The opinion of the court was delivered by: VICTOR E. Bianchini United States Magistrate Judge
Thomas McFadden ("McFadden") filed this pro se petition for a writ of habeas corpus pursuant to 28 U.S.C. § 2254, challenging his conviction in Monroe County Court on charges of first degree robbery (N.Y. Penal Law § 160.15(2)). The parties have consented to disposition of this matter by the undersigned pursuant to 28 U.S.C. § 636(c).
FACTUAL BACKGROUND AND PROCEDURAL HISTORY
McFadden and a co-defendant, Frederick Gaston ("Gaston"), were arrested and charged with the robbery of a Wilson Farms convenience store in the City of Rochester. After a joint trial held on in Monroe County Court (Maloy, J.), both defendants were convicted of first degree robbery as charged in the indictment. McFadden was adjudicated as a second felony offender and was sentenced to an indeterminate sentence of ten to twenty years. On appeal, the judgments of conviction were reversed upon the ground that the trial court erred in denying defendants' challenge for cause with regard to a prospective juror. People v. McFadden, 244 A.D.2d 887, 665 N.Y.S.2d 985 (App. Div. 4th Dept. 1997). The appellate court affirmed the trial court's denial of defendants' suppression motions, however. Id.
At the retrial, conducted in Monroe County Court (Attilo, J.), defendants again were convicted of first degree robbery as charged in the indictment. This time, the prosecution sought to have McFadden declared a persistent felony offender using a prior felony conviction in addition to those taken into account when McFadden had been adjudicated a second felony offender after the first trial. McFadden did not controvert any of the felony convictions, and the trial court granted the prosecution's request. McFadden accordingly was sentenced as a persistent felony offender to fifteen years to life in prison.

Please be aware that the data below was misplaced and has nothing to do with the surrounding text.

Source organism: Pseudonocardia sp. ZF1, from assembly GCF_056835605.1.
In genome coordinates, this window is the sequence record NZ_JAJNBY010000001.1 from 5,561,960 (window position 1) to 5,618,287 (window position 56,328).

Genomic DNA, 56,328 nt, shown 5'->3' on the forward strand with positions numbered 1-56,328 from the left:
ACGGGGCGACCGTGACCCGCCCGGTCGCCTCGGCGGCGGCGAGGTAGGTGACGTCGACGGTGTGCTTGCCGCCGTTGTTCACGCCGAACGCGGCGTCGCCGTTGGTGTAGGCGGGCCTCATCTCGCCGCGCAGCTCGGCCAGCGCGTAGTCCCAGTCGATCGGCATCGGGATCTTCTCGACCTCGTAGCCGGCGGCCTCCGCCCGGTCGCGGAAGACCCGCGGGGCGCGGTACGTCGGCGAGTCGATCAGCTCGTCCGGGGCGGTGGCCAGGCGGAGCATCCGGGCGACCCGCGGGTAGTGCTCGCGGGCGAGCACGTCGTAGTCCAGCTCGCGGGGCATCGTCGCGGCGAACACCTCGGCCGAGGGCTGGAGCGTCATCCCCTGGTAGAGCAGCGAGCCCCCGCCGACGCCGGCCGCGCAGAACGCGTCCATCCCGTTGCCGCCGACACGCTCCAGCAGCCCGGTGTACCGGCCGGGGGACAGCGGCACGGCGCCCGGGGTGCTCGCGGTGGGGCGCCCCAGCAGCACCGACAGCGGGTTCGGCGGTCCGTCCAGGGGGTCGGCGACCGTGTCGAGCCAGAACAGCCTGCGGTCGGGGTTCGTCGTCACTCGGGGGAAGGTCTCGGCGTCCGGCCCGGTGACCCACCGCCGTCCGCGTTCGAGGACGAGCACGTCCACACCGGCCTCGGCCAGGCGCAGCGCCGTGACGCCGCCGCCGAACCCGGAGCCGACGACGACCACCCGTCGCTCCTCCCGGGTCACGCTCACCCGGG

On direct appeal, McFadden's conviction was unanimously affirmed by the Appellate Division, Fourth Department, of New York State Supreme Court. People v. McFadden, 289 A.D.2d 1030, 735 N.Y.S.2d 280 (App. Div. 4th Dept. 2001). The New York Court of Appeals denied leave to appeal. People v. McFadden, 97 N.Y.2d 757, 769 N.E.2d 364, 742 N.Y.S.2d 618 (N.Y. 2002).
McFadden collaterally attacked his conviction by means of a motion to vacate the judgment pursuant to New York Criminal Procedure Law ("C.P.L.") § 440.10, challenging the legality of the search of his home and the seizure of various items by police on the night of the robbery and alleging that the identification procedure employed during the show-up was unduly suggestive. County Court (Geraci, J.). denied the motion because all of the issues raised were apparent on the record and thus could have been raised on direct appeal. See March 9, 2001 County Court Order at 2-3) (citing N.Y. Crim. Proc. Law § 440.10(2)(b), attached to Respondent's Appendix of Exhibits as Ex. K).